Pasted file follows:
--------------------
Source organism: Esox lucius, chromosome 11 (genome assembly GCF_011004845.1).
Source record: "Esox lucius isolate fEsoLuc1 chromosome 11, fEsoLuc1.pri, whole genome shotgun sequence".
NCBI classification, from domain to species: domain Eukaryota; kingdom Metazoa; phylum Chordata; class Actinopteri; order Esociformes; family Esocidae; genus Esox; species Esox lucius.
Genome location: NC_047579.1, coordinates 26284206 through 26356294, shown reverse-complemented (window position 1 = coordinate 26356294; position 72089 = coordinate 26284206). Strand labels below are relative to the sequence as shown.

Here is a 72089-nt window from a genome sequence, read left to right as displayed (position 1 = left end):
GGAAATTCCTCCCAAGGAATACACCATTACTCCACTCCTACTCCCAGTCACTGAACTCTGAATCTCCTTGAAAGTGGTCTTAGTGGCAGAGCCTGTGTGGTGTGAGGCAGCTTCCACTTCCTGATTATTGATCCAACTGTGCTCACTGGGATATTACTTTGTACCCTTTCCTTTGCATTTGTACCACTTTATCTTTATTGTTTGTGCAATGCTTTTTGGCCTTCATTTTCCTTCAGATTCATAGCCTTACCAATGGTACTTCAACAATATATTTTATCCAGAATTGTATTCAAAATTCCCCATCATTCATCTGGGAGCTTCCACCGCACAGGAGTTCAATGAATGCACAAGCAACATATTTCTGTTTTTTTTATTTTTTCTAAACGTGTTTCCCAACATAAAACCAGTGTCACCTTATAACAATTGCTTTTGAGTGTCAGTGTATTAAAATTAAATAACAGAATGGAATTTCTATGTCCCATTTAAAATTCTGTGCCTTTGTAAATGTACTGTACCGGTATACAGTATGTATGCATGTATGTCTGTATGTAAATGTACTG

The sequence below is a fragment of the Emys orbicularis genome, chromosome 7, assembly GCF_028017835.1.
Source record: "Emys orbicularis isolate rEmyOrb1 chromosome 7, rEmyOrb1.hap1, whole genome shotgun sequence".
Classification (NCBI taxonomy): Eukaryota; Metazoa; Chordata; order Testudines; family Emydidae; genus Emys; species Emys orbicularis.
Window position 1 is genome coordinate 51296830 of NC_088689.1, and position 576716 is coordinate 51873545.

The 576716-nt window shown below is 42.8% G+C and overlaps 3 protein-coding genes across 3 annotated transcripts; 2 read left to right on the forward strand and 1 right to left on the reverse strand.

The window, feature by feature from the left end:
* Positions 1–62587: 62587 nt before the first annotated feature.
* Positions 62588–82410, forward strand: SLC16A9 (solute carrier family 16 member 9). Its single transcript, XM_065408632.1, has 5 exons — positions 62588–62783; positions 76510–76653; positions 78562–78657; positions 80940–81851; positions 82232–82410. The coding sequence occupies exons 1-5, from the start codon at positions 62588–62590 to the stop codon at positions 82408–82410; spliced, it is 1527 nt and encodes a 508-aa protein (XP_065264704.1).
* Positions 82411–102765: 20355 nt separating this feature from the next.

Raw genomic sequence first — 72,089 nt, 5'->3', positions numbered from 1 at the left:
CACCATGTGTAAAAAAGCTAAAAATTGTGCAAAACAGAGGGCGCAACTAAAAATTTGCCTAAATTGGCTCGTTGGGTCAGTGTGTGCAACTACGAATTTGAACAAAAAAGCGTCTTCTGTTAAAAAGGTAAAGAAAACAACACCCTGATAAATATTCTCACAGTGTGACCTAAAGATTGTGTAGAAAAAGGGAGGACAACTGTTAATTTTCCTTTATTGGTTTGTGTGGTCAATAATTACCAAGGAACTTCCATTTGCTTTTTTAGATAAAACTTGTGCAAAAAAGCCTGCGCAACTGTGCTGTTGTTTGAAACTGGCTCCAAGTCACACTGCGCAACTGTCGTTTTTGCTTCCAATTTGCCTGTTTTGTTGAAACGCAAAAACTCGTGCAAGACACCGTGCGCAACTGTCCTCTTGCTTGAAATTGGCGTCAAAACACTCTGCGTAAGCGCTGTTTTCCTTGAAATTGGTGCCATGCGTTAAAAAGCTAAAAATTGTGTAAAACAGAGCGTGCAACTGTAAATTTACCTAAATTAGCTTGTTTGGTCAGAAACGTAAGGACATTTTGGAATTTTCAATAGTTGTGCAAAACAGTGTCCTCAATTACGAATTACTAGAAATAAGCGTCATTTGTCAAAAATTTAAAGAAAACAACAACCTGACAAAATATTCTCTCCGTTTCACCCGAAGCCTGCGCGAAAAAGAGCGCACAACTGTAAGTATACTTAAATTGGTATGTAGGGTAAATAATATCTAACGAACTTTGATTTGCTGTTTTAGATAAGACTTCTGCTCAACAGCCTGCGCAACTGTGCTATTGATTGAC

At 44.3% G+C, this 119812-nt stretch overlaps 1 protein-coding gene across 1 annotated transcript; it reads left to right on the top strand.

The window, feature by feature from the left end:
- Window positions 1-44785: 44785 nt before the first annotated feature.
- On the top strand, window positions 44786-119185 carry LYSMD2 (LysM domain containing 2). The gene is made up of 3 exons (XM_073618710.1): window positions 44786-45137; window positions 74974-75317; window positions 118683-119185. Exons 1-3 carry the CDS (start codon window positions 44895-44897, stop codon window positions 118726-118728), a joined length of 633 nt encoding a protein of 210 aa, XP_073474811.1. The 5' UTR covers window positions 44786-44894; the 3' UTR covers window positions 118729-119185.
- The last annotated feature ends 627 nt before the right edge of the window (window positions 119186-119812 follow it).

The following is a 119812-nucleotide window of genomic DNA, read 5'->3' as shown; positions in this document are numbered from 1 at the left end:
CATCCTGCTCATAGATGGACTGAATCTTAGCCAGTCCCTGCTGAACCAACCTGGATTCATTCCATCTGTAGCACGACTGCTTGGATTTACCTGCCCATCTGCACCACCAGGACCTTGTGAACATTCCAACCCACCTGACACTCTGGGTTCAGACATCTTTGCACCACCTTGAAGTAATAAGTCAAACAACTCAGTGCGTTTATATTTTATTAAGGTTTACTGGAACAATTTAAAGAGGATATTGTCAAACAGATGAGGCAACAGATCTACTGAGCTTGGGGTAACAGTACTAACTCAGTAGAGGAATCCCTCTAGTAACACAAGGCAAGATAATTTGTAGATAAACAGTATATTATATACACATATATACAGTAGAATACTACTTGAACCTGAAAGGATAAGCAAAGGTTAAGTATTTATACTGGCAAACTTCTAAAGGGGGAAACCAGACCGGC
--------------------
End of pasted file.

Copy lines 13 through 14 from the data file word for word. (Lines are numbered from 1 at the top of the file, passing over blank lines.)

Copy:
* Positions 1–62587: 62587 nt before the first annotated feature.
* Positions 62588–82410, forward strand: SLC16A9 (solute carrier family 16 member 9). Its single transcript, XM_065408632.1, has 5 exons — positions 62588–62783; positions 76510–76653; positions 78562–78657; positions 80940–81851; positions 82232–82410. The coding sequence occupies exons 1-5, from the start codon at positions 62588–62590 to the stop codon at positions 82408–82410; spliced, it is 1527 nt and encodes a 508-aa protein (XP_065264704.1).